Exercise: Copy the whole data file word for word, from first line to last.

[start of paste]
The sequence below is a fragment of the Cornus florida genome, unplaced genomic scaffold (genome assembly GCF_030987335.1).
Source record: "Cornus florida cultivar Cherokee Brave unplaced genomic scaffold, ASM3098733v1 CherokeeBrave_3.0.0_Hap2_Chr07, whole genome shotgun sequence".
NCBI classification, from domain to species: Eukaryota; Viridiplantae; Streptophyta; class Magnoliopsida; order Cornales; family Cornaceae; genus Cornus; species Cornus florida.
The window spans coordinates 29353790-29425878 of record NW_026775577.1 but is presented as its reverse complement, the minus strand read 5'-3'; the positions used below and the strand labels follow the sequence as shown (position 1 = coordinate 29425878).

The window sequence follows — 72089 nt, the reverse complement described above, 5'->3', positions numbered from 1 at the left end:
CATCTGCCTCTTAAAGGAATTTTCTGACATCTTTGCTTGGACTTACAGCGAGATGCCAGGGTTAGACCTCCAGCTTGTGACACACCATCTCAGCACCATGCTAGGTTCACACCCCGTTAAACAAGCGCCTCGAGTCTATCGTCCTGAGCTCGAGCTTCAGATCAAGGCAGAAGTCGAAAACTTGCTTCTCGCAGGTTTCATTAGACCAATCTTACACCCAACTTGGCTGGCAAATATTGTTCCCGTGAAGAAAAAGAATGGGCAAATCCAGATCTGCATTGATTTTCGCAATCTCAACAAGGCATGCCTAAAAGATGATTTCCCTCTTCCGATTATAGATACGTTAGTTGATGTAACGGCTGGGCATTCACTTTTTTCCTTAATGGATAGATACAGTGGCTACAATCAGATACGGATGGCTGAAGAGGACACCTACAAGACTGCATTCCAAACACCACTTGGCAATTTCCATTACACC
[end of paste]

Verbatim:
The sequence below is a fragment of the Cornus florida genome, unplaced genomic scaffold (genome assembly GCF_030987335.1).
Source record: "Cornus florida cultivar Cherokee Brave unplaced genomic scaffold, ASM3098733v1 CherokeeBrave_3.0.0_Hap2_Chr07, whole genome shotgun sequence".
NCBI classification, from domain to species: Eukaryota; Viridiplantae; Streptophyta; class Magnoliopsida; order Cornales; family Cornaceae; genus Cornus; species Cornus florida.
The window spans coordinates 29353790-29425878 of record NW_026775577.1 but is presented as its reverse complement, the minus strand read 5'-3'; the positions used below and the strand labels follow the sequence as shown (position 1 = coordinate 29425878).

The window sequence follows — 72089 nt, the reverse complement described above, 5'->3', positions numbered from 1 at the left end:
CATCTGCCTCTTAAAGGAATTTTCTGACATCTTTGCTTGGACTTACAGCGAGATGCCAGGGTTAGACCTCCAGCTTGTGACACACCATCTCAGCACCATGCTAGGTTCACACCCCGTTAAACAAGCGCCTCGAGTCTATCGTCCTGAGCTCGAGCTTCAGATCAAGGCAGAAGTCGAAAACTTGCTTCTCGCAGGTTTCATTAGACCAATCTTACACCCAACTTGGCTGGCAAATATTGTTCCCGTGAAGAAAAAGAATGGGCAAATCCAGATCTGCATTGATTTTCGCAATCTCAACAAGGCATGCCTAAAAGATGATTTCCCTCTTCCGATTATAGATACGTTAGTTGATGTAACGGCTGGGCATTCACTTTTTTCCTTAATGGATAGATACAGTGGCTACAATCAGATACGGATGGCTGAAGAGGACACCTACAAGACTGCATTCCAAACACCACTTGGCAATTTCCATTACACC